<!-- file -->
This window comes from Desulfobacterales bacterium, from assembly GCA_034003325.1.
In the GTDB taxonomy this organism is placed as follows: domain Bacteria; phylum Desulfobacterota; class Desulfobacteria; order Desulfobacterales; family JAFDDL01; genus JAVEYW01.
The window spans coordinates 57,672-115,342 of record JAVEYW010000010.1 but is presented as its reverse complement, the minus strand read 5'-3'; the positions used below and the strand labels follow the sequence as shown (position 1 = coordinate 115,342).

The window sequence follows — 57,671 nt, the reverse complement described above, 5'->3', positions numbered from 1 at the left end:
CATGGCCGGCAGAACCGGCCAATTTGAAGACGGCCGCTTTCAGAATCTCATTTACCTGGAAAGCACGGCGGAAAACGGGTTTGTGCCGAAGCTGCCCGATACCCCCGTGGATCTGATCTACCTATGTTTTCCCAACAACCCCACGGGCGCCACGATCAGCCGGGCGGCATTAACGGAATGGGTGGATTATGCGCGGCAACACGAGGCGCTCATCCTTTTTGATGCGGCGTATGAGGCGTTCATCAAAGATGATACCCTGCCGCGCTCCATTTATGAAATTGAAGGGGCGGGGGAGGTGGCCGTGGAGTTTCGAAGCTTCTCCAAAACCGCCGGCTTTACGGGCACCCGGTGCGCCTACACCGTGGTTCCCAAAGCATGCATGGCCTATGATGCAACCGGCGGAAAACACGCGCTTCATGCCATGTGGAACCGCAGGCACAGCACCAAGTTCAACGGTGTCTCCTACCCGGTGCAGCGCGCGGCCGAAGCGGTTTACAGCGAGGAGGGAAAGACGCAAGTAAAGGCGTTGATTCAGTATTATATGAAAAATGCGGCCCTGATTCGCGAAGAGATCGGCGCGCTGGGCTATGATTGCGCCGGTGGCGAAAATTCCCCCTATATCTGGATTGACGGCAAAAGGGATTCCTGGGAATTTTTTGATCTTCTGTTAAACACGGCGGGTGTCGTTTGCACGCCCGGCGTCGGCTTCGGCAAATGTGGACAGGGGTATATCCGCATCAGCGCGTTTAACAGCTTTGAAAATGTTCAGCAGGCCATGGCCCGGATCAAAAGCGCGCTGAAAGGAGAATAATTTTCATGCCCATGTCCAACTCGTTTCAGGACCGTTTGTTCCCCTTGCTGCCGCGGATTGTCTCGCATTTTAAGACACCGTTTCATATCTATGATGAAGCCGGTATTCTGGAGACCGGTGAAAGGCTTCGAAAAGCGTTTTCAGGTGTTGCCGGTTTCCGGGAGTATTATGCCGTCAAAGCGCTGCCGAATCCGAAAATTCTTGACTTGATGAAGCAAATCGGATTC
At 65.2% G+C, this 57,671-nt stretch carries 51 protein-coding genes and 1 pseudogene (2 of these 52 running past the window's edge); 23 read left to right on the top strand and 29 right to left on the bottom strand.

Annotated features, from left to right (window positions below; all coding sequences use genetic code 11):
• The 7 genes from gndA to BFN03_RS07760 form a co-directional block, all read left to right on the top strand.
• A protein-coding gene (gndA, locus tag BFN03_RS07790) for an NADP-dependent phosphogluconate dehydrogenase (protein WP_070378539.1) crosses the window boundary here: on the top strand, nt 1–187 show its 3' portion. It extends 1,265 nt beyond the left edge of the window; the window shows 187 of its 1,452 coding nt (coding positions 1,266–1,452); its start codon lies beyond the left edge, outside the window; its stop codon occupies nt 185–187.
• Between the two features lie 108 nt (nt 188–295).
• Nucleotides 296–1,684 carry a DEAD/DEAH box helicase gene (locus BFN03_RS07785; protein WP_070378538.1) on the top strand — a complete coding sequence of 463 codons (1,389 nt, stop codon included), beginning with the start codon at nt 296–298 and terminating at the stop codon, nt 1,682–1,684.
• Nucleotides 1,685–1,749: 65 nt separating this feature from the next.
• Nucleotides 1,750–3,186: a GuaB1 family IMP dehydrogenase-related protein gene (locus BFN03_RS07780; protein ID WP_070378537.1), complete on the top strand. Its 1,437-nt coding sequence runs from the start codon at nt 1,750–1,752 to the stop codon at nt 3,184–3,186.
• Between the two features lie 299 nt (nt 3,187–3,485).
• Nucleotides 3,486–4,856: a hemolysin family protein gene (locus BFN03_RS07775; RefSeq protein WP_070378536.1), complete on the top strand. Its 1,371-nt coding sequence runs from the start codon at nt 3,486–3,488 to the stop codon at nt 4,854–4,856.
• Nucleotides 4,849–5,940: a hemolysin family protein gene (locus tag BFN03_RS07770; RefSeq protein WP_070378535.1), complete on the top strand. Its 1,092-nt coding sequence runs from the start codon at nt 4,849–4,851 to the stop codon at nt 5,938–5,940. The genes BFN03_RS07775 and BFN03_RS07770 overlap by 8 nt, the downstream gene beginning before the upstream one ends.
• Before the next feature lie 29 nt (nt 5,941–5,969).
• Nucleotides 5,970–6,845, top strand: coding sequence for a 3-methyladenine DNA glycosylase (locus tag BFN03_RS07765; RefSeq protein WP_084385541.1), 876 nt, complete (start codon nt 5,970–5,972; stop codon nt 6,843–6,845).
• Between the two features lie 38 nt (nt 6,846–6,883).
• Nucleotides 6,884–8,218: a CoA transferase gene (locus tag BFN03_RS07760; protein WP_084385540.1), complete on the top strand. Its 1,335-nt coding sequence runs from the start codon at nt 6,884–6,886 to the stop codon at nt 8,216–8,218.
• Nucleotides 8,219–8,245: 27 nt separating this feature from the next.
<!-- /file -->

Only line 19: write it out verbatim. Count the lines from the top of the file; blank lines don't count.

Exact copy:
• Between the two features lie 38 nt (nt 6,846–6,883).